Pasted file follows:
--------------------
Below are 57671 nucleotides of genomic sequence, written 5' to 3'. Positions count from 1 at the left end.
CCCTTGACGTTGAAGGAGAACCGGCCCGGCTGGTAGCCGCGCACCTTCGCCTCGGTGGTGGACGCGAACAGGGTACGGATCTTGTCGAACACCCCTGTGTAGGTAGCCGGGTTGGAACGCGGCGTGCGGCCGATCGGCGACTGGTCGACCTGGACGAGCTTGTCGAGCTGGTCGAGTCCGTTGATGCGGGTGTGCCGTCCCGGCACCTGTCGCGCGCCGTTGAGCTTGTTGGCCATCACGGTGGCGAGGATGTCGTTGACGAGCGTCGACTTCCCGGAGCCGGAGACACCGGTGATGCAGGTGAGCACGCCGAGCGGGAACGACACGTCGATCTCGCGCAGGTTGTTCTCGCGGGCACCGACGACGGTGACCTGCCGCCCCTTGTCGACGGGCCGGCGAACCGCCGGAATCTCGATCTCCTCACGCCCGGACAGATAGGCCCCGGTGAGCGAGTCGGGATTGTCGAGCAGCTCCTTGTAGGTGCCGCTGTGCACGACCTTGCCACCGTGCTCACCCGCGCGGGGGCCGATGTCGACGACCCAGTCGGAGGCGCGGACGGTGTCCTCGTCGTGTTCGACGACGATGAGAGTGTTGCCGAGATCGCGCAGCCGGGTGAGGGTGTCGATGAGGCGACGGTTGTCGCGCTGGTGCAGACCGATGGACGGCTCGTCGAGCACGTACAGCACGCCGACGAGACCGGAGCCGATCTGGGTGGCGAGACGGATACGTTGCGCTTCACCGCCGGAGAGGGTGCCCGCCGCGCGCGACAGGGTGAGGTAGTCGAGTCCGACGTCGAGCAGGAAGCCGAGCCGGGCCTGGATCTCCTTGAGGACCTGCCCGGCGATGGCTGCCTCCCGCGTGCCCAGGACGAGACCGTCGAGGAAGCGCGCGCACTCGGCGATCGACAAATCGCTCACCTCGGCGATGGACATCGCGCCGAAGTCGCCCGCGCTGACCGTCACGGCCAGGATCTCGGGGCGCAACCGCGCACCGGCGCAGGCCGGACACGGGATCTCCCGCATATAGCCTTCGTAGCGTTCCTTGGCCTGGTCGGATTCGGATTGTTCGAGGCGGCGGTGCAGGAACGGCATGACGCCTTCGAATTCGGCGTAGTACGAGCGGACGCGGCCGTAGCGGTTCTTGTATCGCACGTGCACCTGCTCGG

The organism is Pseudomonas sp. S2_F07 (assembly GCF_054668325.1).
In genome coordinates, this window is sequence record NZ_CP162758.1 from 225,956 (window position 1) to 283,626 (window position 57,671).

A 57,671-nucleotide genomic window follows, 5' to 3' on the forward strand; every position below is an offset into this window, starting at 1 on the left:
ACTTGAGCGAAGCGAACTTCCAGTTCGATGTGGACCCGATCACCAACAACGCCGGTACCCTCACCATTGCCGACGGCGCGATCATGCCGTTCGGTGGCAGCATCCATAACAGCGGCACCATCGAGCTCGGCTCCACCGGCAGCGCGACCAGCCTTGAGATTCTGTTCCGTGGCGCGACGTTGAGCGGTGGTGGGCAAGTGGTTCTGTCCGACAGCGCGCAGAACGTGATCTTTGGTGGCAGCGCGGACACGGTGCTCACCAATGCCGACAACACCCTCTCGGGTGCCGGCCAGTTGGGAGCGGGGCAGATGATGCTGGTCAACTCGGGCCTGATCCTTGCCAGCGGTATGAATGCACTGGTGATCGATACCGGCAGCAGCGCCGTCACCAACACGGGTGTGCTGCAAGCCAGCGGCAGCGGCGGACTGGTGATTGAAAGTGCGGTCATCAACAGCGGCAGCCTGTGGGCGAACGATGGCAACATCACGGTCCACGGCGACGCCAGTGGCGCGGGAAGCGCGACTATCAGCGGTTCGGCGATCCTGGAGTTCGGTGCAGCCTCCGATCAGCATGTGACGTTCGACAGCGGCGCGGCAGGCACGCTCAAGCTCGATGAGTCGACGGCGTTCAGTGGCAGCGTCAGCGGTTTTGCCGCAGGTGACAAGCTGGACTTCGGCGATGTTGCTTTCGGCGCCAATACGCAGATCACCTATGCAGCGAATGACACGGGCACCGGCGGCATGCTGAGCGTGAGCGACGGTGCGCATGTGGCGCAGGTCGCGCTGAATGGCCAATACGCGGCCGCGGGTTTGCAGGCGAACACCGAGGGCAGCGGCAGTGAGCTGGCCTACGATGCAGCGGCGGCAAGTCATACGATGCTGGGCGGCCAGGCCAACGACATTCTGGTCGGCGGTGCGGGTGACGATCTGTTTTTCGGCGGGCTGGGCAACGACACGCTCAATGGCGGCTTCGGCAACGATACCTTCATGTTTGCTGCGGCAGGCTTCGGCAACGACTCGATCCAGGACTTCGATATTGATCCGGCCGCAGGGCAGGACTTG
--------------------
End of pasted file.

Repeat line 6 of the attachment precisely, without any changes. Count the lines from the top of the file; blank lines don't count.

ACTTGAGCGAAGCGAACTTCCAGTTCGATGTGGACCCGATCACCAACAACGCCGGTACCCTCACCATTGCCGACGGCGCGATCATGCCGTTCGGTGGCAGCATCCATAACAGCGGCACCATCGAGCTCGGCTCCACCGGCAGCGCGACCAGCCTTGAGATTCTGTTCCGTGGCGCGACGTTGAGCGGTGGTGGGCAAGTGGTTCTGTCCGACAGCGCGCAGAACGTGATCTTTGGTGGCAGCGCGGACACGGTGCTCACCAATGCCGACAACACCCTCTCGGGTGCCGGCCAGTTGGGAGCGGGGCAGATGATGCTGGTCAACTCGGGCCTGATCCTTGCCAGCGGTATGAATGCACTGGTGATCGATACCGGCAGCAGCGCCGTCACCAACACGGGTGTGCTGCAAGCCAGCGGCAGCGGCGGACTGGTGATTGAAAGTGCGGTCATCAACAGCGGCAGCCTGTGGGCGAACGATGGCAACATCACGGTCCACGGCGACGCCAGTGGCGCGGGAAGCGCGACTATCAGCGGTTCGGCGATCCTGGAGTTCGGTGCAGCCTCCGATCAGCATGTGACGTTCGACAGCGGCGCGGCAGGCACGCTCAAGCTCGATGAGTCGACGGCGTTCAGTGGCAGCGTCAGCGGTTTTGCCGCAGGTGACAAGCTGGACTTCGGCGATGTTGCTTTCGGCGCCAATACGCAGATCACCTATGCAGCGAATGACACGGGCACCGGCGGCATGCTGAGCGTGAGCGACGGTGCGCATGTGGCGCAGGTCGCGCTGAATGGCCAATACGCGGCCGCGGGTTTGCAGGCGAACACCGAGGGCAGCGGCAGTGAGCTGGCCTACGATGCAGCGGCGGCAAGTCATACGATGCTGGGCGGCCAGGCCAACGACATTCTGGTCGGCGGTGCGGGTGACGATCTGTTTTTCGGCGGGCTGGGCAACGACACGCTCAATGGCGGCTTCGGCAACGATACCTTCATGTTTGCTGCGGCAGGCTTCGGCAACGACTCGATCCAGGACTTCGATATTGATCCGGCCGCAGGGCAGGACTTG